surreptitious

adjective

sur·​rep·​ti·​tious ˌsər-əp-ˈti-shəs How to pronounce surreptitious (audio)
ˌsə-rəp-,
sə-ˌrep-
1
: done, made, or acquired by stealth : clandestine
2
: acting or doing something clandestinely : stealthy
a surreptitious glance
surreptitiously adverb
Choose the Right Synonym for surreptitious

secret, covert, stealthy, furtive, clandestine, surreptitious, underhanded mean done without attracting observation.

secret implies concealment on any grounds for any motive.

met at a secret location

covert stresses the fact of not being open or declared.

covert intelligence operations

stealthy suggests taking pains to avoid being seen or heard especially in some misdoing.

the stealthy step of a burglar

furtive implies a sly or cautious stealthiness.

lovers exchanging furtive glances

clandestine implies secrecy usually for an evil, illicit, or unauthorized purpose and often emphasizes the fear of being discovered.

a clandestine meeting of conspirators

surreptitious applies to action or behavior done secretly often with skillful avoidance of detection and in violation of custom, law, or authority.

the surreptitious stockpiling of weapons

underhanded stresses fraud or deception.

an underhanded trick

Example Sentences

The letter didn't offer up the jewels, only shadowy suggestions about their disappearance, claiming that [heiress, Carolyn] Skelly, in a surreptitious trading of parcels with "a man in an ankle-length tweed overcoat," had left a bag full of jewelry on the floor at J.F.K. Mark Seal, Vanity Fair, December 2001 In the early evening as we gathered in the lobby beneath mounted elk heads and bear skins, the lights of the chandelier flickered mysteriously. But the teacher and I both spied the surreptitious action of the desk clerk, whose sheepish smile acknowledged that one brief hotel mystery had been solved. Other signs of pranking there included a "ghost" photo (displayed in a lobby album) that the clerk confided to me was staged, and some pennies, placed on the back of a men's room toilet, that from time to time would secretly become rearranged to form messages—like the word "why?" that I encountered. Joe Nickell, Skeptical Inquirer, September/October 2000 The next week offered [FBI agent] Wiser the opportunity he had been waiting for. Ames was leaving the country, going to Ankara for a weeklong international conference on drugs. Wiser went to Bryant for permission to run a … surreptitious search of Ames' garbage. But the chief was dead set against it. Tim Weiner et al., Rolling Stone, 29 June 1995 She had a surreptitious relationship with her employee. a private investigator adept at taking surreptitious pictures of adulterous couples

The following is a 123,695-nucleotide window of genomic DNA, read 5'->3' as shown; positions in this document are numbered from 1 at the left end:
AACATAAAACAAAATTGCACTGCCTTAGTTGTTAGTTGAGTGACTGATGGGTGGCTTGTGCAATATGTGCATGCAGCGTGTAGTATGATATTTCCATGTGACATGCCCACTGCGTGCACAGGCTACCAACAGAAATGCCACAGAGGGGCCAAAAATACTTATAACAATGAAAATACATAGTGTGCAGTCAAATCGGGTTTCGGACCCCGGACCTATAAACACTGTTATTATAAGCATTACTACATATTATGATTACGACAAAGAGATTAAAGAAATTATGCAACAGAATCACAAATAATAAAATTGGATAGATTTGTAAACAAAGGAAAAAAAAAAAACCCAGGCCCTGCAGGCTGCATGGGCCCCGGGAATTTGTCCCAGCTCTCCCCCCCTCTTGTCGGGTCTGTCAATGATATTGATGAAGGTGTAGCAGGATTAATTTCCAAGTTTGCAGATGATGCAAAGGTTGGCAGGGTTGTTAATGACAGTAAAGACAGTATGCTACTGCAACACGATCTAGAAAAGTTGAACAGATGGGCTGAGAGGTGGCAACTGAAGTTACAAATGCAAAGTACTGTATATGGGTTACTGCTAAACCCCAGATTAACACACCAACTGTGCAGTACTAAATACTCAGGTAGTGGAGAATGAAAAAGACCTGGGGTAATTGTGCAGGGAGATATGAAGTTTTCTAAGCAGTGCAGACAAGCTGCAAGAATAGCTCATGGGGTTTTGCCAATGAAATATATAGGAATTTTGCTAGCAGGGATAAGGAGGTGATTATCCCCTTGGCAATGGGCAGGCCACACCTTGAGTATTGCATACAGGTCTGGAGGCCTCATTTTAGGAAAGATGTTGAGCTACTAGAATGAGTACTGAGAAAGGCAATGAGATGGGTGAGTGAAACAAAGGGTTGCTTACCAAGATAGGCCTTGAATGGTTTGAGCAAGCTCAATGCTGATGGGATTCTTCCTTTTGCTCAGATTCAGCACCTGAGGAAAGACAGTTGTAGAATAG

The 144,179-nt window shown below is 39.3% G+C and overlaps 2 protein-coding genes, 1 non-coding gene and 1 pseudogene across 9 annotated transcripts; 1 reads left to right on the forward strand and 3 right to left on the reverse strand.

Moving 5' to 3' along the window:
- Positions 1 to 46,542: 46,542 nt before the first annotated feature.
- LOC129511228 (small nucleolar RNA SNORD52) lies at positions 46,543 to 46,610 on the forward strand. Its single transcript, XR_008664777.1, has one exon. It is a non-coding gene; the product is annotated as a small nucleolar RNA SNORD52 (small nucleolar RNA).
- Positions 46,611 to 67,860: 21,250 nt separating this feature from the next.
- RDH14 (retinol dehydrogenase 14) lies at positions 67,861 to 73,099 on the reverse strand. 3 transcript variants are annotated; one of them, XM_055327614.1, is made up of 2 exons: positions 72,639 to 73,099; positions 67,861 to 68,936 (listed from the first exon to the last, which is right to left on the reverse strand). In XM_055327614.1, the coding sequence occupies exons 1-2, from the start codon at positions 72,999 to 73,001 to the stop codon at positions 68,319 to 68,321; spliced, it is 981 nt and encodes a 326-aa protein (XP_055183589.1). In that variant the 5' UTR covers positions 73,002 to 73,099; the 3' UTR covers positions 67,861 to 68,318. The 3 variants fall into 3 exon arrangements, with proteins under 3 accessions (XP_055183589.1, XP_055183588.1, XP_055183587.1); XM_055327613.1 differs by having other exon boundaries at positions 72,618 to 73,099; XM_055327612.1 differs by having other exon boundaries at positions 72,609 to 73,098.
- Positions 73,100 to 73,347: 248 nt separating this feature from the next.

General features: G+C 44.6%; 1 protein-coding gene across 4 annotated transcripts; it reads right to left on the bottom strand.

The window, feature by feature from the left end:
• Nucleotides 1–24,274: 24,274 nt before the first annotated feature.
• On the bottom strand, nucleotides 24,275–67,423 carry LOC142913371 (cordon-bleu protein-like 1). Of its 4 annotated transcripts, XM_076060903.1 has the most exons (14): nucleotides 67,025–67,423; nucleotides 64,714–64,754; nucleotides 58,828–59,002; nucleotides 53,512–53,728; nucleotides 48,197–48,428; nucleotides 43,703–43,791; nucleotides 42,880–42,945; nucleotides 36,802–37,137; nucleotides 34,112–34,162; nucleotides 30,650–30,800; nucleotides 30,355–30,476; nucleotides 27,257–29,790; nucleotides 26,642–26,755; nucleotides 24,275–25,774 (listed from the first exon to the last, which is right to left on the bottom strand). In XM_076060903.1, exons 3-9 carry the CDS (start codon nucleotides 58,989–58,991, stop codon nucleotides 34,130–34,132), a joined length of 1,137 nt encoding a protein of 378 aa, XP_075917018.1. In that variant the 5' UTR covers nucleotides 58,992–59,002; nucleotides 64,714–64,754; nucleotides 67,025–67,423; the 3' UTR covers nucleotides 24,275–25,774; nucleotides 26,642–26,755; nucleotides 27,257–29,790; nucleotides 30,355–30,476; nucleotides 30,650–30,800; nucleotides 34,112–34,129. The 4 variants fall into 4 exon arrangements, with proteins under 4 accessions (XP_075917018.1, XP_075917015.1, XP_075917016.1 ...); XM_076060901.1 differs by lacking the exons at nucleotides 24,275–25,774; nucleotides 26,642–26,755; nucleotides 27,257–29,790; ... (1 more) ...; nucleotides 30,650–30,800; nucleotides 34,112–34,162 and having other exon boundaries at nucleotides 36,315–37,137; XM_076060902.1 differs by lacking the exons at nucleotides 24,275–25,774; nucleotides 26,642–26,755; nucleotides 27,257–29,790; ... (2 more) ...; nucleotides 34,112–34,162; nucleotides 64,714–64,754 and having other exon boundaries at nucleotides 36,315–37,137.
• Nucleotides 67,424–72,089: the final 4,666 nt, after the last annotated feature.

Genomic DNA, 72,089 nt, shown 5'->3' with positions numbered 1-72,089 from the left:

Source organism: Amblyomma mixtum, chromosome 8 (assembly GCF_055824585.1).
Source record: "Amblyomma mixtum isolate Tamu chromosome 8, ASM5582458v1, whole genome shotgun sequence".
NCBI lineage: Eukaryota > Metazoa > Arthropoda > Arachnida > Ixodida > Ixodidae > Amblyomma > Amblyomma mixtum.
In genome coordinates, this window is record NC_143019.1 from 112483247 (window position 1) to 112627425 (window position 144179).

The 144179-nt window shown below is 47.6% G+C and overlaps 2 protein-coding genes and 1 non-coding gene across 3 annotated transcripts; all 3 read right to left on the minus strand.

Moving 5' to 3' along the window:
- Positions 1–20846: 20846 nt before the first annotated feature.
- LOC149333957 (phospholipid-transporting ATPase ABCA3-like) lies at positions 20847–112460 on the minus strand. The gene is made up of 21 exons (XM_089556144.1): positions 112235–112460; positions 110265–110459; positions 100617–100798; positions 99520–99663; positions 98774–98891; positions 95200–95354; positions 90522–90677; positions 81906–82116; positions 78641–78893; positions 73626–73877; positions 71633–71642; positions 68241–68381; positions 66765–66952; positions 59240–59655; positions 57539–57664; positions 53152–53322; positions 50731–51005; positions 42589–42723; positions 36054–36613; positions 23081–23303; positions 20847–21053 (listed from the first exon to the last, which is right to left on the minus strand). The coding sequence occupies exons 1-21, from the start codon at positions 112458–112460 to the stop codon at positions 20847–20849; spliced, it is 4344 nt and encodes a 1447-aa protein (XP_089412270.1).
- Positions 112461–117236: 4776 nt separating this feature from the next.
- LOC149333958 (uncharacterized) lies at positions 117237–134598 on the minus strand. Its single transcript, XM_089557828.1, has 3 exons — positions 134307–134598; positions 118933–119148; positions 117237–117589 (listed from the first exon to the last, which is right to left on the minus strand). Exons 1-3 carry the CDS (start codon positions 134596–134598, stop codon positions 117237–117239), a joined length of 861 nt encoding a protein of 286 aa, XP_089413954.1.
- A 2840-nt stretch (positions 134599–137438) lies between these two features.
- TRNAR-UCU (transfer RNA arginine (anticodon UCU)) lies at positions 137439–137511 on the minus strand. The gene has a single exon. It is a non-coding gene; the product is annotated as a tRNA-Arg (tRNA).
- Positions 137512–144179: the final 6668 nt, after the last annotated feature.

Recent Examples on the Web Realizing the potential danger, Pelosi managed to make a quick surreptitious phone call to 911 and left the line open, authorities said. Richard Winton Los Angeles Times (tns), al, 31 Oct. 2022 One slide in particular described a tool called Rumker, explaining that Chainalysis could use its surreptitious Bitcoin nodes to identify the IP addresses of anonymous services, including dark-web markets. Andy Greenberg, WIRED, 29 Nov. 2022 Roland, a financially precarious Londoner in his late 30s, reels from the sudden, surreptitious departure of his wife Alissa. Erin Douglass, The Christian Science Monitor, 22 Nov. 2022 Republicans can and must reverse this surreptitious government takeover. Steve Forbes, Forbes, 11 Nov. 2022 Thursday, the New York Post printed surreptitious photos showing Cardi B, Offset and Quavo being spotted for the first time after Takeoff’s passing, entering an SUV headed to a family. A.d. Amorosi, Variety, 11 Nov. 2022 Among the episodes that emerge is the Grand Havana Room meeting, along with the persistent, surreptitious effort to bring the Mariupol plan to life. Jim Rutenberg, New York Times, 2 Nov. 2022 In surreptitious cell phone recordings, Courtney Clenney can be heard berating her boyfriend Christian Obumseli, hurling insults at him, calling him a racist slur, and seemingly slapping him. Andrea Marks, Rolling Stone, 3 Nov. 2022 Police said they were called to the scene before 3 a.m. Friday, when 82-year-old Paul Pelosi managed to contact authorities with a surreptitious 911 call. Megan Cassidy, San Francisco Chronicle, 31 Oct. 2022 See More

These example sentences are selected automatically from various online news sources to reflect current usage of the word 'surreptitious.' Views expressed in the examples do not represent the opinion of Merriam-Webster or its editors. Send us feedback.

Word History

Etymology

Middle English, from Latin surrepticius, from surreptus, past participle of surripere to snatch secretly, from sub- + rapere to seize — more at rapid

First Known Use

15th century, in the meaning defined at sense 1

Time Traveler
The first known use of surreptitious was in the 15th century

Dictionary Entries Near surreptitious

Cite this Entry

“Surreptitious.” Merriam-Webster.com Dictionary, Merriam-Webster, https://www.merriam-webster.com/dictionary/surreptitious. Accessed 1 Feb. 2023.

Kids Definition

surreptitious

adjective
sur·​rep·​ti·​tious ˌsər-əp-ˈtish-əs How to pronounce surreptitious (audio)
ˌsə-rəp-
: done, made, or acquired in secret
surreptitiously adverb
surreptitiousness noun

More from Merriam-Webster on surreptitious

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